The Berlin Candy Bomber

During the 1948-49 Berlin Airlift (Operation Vittles) one rogue pilot decided to deliver more than standard food, coal and medical supplies to the deprived children of Berlin. Having met some of the children during an unapproved visit to Berlin with his 8mm camera, Lt. Gail Halvorsen promised them that he would drop candy from his plane on a future flight. How would they know it was him? He would “wiggle his wings” he told them, earning himself the name of ‘Uncle Wiggly Wings’.

Lt. Gail Halvorsen attaching parachutes to chocolate bars.

Dropping candy from a military plane was against regulation of course. He convinced his copilot and engineer to not only help, but also to donate their weekly candy rations to the cause. He used handkerchiefs and string to create little candy parachutes to slow down their descent to a safe speed.

“The only way I could get back to deliver it was to drop it from the airplane, 100 feet over their heads, on the approach between the barbed wire fence and bombed-out buildings,” Halvorsen said. “A red light came on that said you can’t drop it without permission. But I rationalized it by saying that starving 2 million people isn’t according to Hoyle, either, so what’s a few candy bars?”

The first drop was from a C-54 Skymaster. He wiggled his wings as promised and the engineer shoved the candy parachutes out the flare chute. They successfully dropped the candy between the barbed wire fence and bombed buildings to the children below. For three weeks the candy volume increased along with the waiting children until a photo of the “Candy Bomber” was published in a Berlin newspaper.

Halverson knew he was in trouble when his commander called him in and showed him the photo. Instead of being court martialed though, the commander had realised the value of Halverson’s candy bombing in lifting Berlin's spirits. “Operation Little Vittles” was born and Halverson became the face of the Berlin Airlift and a symbol of US goodwill.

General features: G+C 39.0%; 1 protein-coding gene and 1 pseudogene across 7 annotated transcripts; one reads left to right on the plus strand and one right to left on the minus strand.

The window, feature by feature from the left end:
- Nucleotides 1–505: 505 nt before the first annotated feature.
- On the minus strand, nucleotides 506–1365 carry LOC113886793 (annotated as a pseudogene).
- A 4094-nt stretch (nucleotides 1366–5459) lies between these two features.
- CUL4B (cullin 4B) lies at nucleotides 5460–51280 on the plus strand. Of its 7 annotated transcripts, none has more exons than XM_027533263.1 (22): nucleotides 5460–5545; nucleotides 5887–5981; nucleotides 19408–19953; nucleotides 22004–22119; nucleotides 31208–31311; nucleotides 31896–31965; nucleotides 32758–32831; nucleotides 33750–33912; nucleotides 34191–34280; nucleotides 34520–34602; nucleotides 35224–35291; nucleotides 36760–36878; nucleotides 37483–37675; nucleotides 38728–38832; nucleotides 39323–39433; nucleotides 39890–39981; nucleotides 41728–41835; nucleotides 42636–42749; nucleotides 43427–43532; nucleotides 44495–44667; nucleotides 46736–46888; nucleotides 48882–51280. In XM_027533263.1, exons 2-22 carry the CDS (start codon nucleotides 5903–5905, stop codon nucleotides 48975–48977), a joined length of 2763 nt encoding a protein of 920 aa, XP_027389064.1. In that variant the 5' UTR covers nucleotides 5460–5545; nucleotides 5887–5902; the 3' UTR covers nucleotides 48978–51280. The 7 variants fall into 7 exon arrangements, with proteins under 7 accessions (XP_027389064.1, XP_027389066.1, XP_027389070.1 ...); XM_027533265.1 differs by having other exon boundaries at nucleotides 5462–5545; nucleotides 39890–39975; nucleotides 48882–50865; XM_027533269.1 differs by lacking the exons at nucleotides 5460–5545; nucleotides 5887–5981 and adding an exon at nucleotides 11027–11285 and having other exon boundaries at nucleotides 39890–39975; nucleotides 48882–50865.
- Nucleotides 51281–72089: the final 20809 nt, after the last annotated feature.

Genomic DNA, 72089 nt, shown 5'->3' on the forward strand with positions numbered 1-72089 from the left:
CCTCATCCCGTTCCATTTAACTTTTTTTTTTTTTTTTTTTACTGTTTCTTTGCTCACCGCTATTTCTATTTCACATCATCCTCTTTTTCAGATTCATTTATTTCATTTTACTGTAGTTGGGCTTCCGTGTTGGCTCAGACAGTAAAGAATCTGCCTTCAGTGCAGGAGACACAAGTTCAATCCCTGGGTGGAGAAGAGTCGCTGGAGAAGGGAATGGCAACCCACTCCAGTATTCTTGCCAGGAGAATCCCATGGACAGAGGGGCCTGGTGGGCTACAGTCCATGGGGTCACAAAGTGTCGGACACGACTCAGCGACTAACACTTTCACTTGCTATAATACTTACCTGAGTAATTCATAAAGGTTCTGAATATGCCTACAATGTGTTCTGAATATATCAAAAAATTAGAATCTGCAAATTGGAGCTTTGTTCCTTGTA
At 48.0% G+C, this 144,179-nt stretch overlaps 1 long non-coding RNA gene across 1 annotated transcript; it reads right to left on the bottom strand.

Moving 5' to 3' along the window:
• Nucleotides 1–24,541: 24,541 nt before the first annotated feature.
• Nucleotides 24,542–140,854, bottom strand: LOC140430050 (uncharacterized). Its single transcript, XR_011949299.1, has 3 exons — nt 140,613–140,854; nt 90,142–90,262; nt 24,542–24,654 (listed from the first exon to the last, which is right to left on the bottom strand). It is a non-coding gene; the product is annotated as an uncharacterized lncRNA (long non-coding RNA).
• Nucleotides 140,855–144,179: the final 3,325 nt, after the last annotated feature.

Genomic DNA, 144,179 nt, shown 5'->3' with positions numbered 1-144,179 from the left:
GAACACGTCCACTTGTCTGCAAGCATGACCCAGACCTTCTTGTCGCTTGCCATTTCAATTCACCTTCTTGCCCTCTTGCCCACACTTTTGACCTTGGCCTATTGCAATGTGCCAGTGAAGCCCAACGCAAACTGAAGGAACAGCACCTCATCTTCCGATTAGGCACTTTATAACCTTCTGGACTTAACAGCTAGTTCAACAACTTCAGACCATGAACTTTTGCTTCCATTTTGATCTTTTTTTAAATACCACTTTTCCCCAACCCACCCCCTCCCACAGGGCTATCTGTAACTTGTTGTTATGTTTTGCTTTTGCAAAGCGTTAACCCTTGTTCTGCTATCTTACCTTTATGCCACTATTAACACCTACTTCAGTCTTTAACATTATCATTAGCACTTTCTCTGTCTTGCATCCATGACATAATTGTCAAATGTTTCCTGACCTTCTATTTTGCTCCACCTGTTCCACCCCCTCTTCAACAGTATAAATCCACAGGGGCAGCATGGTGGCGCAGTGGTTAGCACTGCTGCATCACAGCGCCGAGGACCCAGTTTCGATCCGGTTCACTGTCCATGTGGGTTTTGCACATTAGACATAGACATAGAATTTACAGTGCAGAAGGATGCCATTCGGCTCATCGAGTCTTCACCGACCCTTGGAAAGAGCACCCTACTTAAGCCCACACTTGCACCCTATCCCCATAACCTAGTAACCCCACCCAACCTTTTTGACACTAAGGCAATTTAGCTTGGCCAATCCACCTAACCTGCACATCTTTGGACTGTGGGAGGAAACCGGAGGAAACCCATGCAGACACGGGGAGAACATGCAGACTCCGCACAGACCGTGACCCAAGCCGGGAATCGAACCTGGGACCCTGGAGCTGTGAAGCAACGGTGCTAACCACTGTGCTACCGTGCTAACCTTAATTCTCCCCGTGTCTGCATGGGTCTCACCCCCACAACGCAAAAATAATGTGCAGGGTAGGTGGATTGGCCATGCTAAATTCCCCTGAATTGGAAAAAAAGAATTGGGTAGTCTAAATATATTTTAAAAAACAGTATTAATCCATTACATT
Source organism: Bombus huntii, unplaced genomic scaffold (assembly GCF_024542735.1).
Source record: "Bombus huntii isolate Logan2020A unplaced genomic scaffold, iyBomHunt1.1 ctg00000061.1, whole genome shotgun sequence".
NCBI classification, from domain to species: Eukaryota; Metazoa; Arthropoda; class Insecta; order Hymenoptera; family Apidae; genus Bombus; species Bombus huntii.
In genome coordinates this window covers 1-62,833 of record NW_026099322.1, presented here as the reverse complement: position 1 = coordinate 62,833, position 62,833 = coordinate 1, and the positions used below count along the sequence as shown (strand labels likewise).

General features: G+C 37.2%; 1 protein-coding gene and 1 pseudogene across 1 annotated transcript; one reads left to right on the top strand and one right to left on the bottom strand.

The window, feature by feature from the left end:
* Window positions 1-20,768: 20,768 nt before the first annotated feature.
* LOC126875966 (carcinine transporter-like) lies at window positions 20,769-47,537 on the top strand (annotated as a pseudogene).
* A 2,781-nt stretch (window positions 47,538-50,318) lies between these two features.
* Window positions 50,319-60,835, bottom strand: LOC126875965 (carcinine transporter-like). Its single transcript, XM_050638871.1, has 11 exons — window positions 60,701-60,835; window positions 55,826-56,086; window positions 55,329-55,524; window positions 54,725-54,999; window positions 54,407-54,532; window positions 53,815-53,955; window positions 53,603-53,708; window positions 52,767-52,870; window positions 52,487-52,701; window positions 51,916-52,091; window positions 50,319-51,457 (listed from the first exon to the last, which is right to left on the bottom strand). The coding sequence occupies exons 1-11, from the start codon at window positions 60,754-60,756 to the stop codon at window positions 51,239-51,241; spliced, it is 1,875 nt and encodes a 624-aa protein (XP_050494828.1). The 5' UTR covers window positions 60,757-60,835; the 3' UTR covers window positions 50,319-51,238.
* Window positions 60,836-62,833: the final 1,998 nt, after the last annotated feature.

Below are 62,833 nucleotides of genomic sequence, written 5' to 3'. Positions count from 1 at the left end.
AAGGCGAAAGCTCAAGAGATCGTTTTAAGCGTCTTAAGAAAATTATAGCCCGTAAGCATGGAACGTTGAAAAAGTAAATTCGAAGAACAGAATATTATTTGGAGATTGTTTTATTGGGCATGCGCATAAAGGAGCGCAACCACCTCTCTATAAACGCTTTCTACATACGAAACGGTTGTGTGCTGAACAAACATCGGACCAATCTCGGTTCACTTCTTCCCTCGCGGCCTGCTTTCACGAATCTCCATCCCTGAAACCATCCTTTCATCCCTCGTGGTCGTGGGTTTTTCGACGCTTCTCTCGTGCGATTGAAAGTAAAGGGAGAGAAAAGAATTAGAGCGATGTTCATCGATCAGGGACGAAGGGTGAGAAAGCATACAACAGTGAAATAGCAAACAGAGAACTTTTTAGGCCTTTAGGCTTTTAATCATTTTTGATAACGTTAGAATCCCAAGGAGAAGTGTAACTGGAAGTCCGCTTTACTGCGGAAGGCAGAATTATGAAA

Berlin children excited at the arrival of the 'Candy Bomber'.

Dozens of other pilots became involved. They donated their candy and began making parachutes out of old clothing when the handkerchiefs ran out. Non-commissioned officers and officers wives then took up the parachute making mission. Later the American Confectioners Association donated 18 tons of candy via a Massachusetts school who attached parachutes before shipping. By the end of the Berlin Airlift in September 1949, American pilots had dropped 250,000 parachutes delivering 23 tons of candy.

Halverson continued his dedication to helping those in need during his 31 year Air Force career, and he flew with the Air Force again in 1994 in a humanitarian effort to feed 70,000 Bosnian refugees.

In appreciation of his efforts to improve the Berlin children's lives he was awarded the German Order of Merit, Grosses Bundesverdienstkreuz, in 1974, and in 2002 he carried the German Olympic teams placard for the Winter Olympics in Salt Lake City.

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